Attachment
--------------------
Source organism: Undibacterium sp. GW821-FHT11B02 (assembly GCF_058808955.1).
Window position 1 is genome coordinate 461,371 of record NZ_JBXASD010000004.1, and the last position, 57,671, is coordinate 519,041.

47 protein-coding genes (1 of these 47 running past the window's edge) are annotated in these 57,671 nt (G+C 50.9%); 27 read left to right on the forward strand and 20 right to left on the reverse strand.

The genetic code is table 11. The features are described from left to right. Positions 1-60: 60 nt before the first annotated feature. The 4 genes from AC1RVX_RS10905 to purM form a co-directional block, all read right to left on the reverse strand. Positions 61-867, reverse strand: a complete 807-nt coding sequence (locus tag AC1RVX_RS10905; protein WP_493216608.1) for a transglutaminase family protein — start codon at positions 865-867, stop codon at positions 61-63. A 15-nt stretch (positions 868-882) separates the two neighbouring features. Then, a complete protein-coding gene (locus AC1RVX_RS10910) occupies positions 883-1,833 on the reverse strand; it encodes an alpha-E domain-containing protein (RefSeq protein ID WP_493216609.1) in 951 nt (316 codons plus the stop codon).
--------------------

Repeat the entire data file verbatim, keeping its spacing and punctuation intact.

Source organism: Undibacterium sp. GW821-FHT11B02 (assembly GCF_058808955.1).
Window position 1 is genome coordinate 461,371 of record NZ_JBXASD010000004.1, and the last position, 57,671, is coordinate 519,041.

47 protein-coding genes (1 of these 47 running past the window's edge) are annotated in these 57,671 nt (G+C 50.9%); 27 read left to right on the forward strand and 20 right to left on the reverse strand.

The genetic code is table 11. The features are described from left to right. Positions 1-60: 60 nt before the first annotated feature. The 4 genes from AC1RVX_RS10905 to purM form a co-directional block, all read right to left on the reverse strand. Positions 61-867, reverse strand: a complete 807-nt coding sequence (locus tag AC1RVX_RS10905; protein WP_493216608.1) for a transglutaminase family protein — start codon at positions 865-867, stop codon at positions 61-63. A 15-nt stretch (positions 868-882) separates the two neighbouring features. Then, a complete protein-coding gene (locus AC1RVX_RS10910) occupies positions 883-1,833 on the reverse strand; it encodes an alpha-E domain-containing protein (RefSeq protein ID WP_493216609.1) in 951 nt (316 codons plus the stop codon).